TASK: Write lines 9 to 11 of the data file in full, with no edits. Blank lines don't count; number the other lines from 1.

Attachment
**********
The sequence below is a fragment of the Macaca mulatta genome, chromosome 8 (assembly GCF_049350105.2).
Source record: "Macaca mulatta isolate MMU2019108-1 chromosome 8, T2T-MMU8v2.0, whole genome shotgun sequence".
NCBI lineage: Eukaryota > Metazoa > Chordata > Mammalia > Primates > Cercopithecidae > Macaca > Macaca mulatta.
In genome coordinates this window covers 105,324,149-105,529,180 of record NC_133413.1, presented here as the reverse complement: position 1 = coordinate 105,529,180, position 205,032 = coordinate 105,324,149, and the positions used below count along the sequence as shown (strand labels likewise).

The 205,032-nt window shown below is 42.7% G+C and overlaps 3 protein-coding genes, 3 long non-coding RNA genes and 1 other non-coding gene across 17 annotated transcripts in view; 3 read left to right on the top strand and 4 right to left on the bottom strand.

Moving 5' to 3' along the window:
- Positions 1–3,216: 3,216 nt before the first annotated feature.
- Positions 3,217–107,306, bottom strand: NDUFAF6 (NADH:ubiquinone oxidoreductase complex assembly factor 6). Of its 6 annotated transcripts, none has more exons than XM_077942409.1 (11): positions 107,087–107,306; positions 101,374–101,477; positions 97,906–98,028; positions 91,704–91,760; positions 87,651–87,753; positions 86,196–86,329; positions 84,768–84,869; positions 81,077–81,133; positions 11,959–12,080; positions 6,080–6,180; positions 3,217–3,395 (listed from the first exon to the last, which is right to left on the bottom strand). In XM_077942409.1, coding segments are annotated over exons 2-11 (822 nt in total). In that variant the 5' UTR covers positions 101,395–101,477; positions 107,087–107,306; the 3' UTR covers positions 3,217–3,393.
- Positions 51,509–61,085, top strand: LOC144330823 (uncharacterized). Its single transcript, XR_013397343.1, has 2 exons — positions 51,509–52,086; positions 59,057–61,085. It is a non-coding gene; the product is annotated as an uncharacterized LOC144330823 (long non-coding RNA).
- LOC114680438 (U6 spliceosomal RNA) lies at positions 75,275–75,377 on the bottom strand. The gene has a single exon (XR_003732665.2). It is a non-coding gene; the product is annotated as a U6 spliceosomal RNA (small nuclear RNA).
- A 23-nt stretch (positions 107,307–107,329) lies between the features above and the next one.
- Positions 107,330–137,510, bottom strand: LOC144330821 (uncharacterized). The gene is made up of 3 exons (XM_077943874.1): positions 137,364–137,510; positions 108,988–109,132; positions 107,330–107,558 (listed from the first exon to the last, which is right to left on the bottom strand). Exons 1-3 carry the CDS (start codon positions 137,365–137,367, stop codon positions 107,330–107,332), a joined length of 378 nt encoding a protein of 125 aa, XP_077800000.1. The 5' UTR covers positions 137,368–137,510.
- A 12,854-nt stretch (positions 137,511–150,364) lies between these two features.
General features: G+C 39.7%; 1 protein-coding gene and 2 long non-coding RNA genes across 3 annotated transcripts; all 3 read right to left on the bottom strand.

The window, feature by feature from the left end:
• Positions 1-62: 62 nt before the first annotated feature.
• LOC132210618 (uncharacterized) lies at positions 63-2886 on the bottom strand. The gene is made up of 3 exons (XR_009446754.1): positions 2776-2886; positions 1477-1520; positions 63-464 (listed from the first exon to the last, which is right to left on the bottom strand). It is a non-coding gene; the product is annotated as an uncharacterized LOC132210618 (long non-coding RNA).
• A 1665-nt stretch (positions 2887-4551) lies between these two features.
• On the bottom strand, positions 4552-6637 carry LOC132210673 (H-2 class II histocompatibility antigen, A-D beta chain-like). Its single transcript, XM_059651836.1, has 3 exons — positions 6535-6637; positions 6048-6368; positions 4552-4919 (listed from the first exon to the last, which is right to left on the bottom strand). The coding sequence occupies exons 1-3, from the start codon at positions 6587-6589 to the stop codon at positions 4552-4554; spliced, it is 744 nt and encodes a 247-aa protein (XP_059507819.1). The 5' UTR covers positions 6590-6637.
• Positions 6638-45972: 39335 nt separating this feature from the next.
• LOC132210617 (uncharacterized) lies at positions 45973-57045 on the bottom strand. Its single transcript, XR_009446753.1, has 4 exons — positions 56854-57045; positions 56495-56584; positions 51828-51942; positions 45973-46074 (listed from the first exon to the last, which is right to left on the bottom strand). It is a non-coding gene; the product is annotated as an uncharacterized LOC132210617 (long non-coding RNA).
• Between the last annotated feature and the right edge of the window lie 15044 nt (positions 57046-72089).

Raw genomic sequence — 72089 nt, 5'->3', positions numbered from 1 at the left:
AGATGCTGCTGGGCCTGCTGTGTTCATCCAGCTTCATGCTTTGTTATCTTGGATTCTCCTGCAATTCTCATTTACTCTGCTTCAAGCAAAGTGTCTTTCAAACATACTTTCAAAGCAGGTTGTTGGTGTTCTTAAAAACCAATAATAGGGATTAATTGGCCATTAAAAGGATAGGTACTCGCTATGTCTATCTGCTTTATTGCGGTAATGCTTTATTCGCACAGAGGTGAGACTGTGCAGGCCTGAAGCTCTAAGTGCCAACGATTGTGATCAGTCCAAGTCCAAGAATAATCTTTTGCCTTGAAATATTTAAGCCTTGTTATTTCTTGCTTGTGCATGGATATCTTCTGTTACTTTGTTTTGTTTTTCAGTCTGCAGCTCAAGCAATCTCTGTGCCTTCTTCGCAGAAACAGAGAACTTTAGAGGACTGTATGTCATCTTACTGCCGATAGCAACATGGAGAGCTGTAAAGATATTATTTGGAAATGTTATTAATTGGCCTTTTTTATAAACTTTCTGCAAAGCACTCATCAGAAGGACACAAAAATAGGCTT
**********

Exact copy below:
- Positions 51,509–61,085, top strand: LOC144330823 (uncharacterized). Its single transcript, XR_013397343.1, has 2 exons — positions 51,509–52,086; positions 59,057–61,085. It is a non-coding gene; the product is annotated as an uncharacterized LOC144330823 (long non-coding RNA).
- LOC114680438 (U6 spliceosomal RNA) lies at positions 75,275–75,377 on the bottom strand. The gene has a single exon (XR_003732665.2). It is a non-coding gene; the product is annotated as a U6 spliceosomal RNA (small nuclear RNA).
- A 23-nt stretch (positions 107,307–107,329) lies between the features above and the next one.